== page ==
Award-winning author Elizabeth Partridge leads you straight into the chaotic, passionate, and deadly three months of protests that culminated in the landmark march from Selma to Montgomery in 1965. Focusing on the courageous children who faced terrifying violence in order to march alongside King, this is an inspiring look at their fight for the vote. Stunningly emotional black-and-white photos accompany the text.
At the age of three, Michaela DePrince found a photo of a ballerina that changed her life. She was living in an orphanage in Sierra Leone at the time, but was soon adopted by a family and brought to America. Michaela never forgot the photo of the dancer she once saw, and quickly decided to make her dream of becoming a ballerina come true. She has been dancing ever since and is now a principal dancer in New York City and has been featured in the ballet documentary First Position, as well as Dancing with the Stars, Good Morning America, and Oprah magazine.
Young readers will love learning about this inspiring ballerina in this uplifting and informative leveled reader. This Step 4 Step into Reading book is for newly independent readers who read simple sentences with confidence.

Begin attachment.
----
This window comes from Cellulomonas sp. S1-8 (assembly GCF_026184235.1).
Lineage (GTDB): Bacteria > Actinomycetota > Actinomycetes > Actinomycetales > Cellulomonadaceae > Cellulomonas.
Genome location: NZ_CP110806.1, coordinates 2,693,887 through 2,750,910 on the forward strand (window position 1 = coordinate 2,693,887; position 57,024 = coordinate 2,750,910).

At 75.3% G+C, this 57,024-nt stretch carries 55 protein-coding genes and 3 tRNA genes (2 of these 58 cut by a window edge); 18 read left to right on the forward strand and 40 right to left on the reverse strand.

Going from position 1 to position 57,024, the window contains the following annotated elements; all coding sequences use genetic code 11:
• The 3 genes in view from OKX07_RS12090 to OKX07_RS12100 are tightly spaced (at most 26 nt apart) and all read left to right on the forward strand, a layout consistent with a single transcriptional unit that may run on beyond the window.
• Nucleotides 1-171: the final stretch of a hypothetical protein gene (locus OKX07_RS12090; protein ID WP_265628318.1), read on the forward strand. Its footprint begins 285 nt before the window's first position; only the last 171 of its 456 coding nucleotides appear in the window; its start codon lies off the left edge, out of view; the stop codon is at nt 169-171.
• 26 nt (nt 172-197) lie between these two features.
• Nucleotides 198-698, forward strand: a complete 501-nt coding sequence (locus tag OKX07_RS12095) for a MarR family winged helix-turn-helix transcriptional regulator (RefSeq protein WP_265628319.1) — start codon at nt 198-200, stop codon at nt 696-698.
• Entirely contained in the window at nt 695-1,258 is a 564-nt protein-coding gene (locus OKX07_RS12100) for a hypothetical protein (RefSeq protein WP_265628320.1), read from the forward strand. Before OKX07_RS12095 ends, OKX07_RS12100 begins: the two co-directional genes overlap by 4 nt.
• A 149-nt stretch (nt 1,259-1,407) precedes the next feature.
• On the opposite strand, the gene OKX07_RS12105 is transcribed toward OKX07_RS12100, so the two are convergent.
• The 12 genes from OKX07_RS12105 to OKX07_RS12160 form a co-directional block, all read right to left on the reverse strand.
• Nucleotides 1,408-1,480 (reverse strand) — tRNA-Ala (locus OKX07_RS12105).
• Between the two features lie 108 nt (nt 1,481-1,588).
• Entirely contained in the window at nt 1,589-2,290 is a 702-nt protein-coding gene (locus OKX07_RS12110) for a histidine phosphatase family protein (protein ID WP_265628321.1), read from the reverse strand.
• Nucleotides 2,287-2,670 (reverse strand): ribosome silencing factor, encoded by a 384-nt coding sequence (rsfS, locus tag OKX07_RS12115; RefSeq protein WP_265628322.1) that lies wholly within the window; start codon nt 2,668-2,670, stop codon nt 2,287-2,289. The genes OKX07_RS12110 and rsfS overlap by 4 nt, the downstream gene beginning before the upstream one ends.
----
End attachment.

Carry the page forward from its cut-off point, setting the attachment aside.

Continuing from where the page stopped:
Step 4 Readers use challenging vocabulary and short paragraphs to tell exciting stories. For newly independent readers who read simple sentences with confidence.
Even as a child, Martin Luther King, Jr. was shocked by the terrible and unfair way African-American people were treated. When he grew up, he decided to do something about it—peacefully, with powerful words. He helped gather people together for nonviolent protests and marches, and he always spoke up about loving other human beings and doing what’s right. He spoke about the dream of a kinder future, and bravely led the way toward racial equality in America.
This lively, New York Times Bestselling biography series inspires kids to dream big, one great role model at a time. You’ll want to collect each book.